Nice is a city in southeast France. It was founded by Greek mariners around 350 BC and named after Nike, the goddess of victory.

It became a popular resort after it was discovered by rich Englishmen in the 18th century. The famous Promenade des Anglais was built with their financial sponsorship.


A pleasing and agreeable quality or condition: a nice day; a nice dress. Also, a polite and pleasant manner: She had a very nice demeanor.

The adjective nice is used in many ways, and its meaning has become rather tangled. This week’s edition of That’s What They Say features University of Michigan English Professor Anne Curzan discussing the word, its etymology, and obsolete senses.

The related nouns nice and nicety have the same definition as nice, and are often used interchangeably. However, neat is more precise in its sense of being clean and tidy, while nice stresses a delicate and subtle perception: a nice distinction. Other synonyms for nice include correct, accurate, exact, and right, all of which imply fidelity to fact or truth with great precision and delicacy. Finicky and fussy are other words that mean nice, but these have different connotations.


Nice means pleasant and agreeable, as in having a nice day or being nice to someone. It can also be used as an intensifier before words indicating precision, tact, or skill: a nice handling of the crisis; a nice shot at hockey.

In the 14th century, nice came through French as nescius, an adjective meaning silly or foolish, which evolved into a positive sense of refined taste, and later a sense of cultured character and respectability. This evolution contrasts with the way in which the word silly has come to mean unsophisticated and ignorant. In the 19th century, nice shifted further to mean choosy and fastidious. It is this sense that is most common today. It can also be used to express agreement or appreciation: it is very nice of you to say that. See also: neat, proper, right, suitable, virtuous. From Middle English nice, nisce, from Old French niçois, niche, from Latin nescius. See also: nice, correct, exact, precise, chaste.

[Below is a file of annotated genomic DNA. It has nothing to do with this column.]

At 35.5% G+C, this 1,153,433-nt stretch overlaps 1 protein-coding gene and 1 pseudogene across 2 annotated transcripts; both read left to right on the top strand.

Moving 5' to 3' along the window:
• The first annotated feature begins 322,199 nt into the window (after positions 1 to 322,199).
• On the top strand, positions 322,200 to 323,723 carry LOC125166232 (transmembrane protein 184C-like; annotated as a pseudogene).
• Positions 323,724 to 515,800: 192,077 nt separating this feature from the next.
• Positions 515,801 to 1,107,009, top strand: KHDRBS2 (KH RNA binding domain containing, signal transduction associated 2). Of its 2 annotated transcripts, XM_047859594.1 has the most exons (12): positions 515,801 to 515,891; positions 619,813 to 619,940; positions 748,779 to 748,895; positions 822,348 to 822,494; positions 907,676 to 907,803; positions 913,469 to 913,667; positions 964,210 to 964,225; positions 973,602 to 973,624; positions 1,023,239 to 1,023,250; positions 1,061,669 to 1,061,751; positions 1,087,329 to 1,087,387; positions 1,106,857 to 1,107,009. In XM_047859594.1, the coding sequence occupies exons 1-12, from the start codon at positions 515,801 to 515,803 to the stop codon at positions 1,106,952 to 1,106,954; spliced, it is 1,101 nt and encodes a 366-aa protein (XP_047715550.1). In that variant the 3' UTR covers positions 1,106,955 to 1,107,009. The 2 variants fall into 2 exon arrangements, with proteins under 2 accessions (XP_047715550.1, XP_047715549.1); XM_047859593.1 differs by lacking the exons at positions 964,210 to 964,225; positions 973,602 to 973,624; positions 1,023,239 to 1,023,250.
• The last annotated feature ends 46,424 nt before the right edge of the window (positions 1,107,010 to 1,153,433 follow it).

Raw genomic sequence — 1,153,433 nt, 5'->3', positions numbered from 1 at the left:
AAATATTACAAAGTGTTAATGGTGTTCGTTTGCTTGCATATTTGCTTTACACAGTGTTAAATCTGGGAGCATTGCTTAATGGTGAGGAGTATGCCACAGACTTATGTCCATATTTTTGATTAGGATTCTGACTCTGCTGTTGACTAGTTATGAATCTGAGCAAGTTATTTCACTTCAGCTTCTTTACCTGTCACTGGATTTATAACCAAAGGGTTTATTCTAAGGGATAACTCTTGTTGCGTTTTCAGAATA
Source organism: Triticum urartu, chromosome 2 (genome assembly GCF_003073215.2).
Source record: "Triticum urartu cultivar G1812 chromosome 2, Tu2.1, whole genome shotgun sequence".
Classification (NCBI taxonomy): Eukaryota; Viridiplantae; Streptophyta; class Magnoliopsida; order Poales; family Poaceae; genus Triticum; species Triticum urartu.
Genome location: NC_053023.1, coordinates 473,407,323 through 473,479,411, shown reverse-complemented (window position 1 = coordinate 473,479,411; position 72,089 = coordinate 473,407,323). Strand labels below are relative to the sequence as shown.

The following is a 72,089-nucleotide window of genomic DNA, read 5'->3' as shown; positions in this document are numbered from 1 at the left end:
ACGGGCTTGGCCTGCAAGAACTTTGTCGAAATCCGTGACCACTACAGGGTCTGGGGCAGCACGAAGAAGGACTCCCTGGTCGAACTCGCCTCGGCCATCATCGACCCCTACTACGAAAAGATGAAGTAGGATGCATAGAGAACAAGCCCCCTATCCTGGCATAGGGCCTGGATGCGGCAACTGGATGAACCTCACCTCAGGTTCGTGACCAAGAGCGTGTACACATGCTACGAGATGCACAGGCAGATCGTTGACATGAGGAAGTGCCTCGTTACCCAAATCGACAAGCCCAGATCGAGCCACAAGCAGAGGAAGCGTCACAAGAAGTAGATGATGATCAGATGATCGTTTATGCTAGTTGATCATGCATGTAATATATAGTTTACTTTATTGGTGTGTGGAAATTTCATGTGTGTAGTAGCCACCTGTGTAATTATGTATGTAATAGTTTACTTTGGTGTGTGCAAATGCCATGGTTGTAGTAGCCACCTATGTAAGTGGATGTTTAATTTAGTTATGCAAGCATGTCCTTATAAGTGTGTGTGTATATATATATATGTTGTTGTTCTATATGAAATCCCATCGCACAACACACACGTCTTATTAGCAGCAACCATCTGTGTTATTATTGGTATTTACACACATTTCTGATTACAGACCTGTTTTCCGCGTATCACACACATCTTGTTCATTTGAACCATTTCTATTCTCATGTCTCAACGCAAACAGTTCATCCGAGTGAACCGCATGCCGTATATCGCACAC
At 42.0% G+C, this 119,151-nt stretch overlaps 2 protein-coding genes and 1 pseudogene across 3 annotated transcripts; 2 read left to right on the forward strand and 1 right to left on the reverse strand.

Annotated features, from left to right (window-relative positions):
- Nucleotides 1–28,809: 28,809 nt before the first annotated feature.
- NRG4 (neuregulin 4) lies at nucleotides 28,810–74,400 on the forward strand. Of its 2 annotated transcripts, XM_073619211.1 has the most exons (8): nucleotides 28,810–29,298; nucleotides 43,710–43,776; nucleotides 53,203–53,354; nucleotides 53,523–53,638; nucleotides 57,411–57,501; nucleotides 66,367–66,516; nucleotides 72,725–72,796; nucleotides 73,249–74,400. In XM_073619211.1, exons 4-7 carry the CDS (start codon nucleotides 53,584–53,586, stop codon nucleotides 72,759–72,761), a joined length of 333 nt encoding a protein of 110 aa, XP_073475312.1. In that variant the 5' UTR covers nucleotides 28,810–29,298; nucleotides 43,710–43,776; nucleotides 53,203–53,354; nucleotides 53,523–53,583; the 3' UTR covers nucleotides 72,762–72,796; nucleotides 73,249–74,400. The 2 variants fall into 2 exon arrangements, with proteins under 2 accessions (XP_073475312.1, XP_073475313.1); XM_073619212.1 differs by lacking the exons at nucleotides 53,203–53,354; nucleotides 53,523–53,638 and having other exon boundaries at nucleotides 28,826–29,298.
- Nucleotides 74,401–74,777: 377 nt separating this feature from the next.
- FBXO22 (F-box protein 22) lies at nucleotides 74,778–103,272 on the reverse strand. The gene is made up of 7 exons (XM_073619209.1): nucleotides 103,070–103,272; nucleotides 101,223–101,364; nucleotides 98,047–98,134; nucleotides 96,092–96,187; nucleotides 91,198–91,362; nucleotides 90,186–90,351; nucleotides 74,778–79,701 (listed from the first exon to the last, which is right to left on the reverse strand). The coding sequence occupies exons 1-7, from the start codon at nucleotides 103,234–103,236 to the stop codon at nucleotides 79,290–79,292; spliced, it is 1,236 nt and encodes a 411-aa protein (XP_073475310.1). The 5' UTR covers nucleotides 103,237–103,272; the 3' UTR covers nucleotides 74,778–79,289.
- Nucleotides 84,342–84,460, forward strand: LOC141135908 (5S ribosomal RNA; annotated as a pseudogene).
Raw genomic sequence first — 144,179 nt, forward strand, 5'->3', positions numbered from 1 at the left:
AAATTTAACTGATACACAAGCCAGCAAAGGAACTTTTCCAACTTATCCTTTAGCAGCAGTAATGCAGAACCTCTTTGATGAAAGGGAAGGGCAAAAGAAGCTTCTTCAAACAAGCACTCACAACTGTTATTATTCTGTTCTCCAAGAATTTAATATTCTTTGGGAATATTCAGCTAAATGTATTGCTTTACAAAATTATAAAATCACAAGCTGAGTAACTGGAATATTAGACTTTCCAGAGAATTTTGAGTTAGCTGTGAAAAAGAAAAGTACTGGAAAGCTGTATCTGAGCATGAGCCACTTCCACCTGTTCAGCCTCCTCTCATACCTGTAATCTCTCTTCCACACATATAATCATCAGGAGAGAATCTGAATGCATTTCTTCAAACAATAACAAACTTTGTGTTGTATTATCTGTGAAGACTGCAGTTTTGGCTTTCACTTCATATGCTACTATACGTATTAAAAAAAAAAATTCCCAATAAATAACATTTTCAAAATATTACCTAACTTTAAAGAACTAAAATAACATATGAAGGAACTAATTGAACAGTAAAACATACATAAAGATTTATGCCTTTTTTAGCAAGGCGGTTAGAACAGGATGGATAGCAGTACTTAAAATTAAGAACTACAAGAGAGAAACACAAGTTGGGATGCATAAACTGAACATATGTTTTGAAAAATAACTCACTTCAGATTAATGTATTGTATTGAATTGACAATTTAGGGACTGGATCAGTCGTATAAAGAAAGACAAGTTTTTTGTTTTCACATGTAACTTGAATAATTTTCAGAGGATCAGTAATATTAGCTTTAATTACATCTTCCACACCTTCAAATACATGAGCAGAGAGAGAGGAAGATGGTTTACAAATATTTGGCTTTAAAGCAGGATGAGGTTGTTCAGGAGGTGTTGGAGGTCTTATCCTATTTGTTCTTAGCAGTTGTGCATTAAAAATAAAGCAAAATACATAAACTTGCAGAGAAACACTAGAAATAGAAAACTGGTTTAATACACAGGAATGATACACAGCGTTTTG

Despite its confusing semantic history, nice is still used as a compliment. However, it’s not always accurate to describe something as nice.

The word nice has several meanings, and it’s important to use the correct one in your writing. Here are some examples:

Using “nice” with a noun can indicate that it’s pleasant: It’s a nice day, and I hope you have a nice time. However, you can also use it before adjectives and adverbs: It’s a very nice house.

In Unix systems, the program nice() sets a process’ nice value (a non-negative priority) to a given increment, allowing it to run more or less frequently than other processes. A process’s nice value can be changed for its system scope threads, but the increment cannot exceed 2*(NZERO). The default nice value is 0 for unprivileged processes. Nice() returns the new nice value, or -1 if an error occurred. See the documentation for more details.


Nice is a remarkably versatile word that has many different senses. It can mean silly or foolish, but it can also mean pleasant or agreeable. In the past, it could also mean fastidious or precise.

The first English use of nice dates back to the 14th century. It came to English through early French, from the Latin nescius, meaning ignorant. Over the centuries, it acquired a range of other meanings, including dainty, delicate, and respectful.

Nice is a city in the Provence-Alpes-Cote d’Azur region of France. It is the administrative capital of the Alpes-Maritimes department and is a major economic centre. The city has a population of around 300,000 people and is known for its mild climate, attracting many tourists. Its clear air and soft light have appealed to notable painters such as Marc Chagall, Henri Matisse, and Niki de Saint Phalle. Nice is also the home of several international writers, including Anton Chekhov and Frank Harris.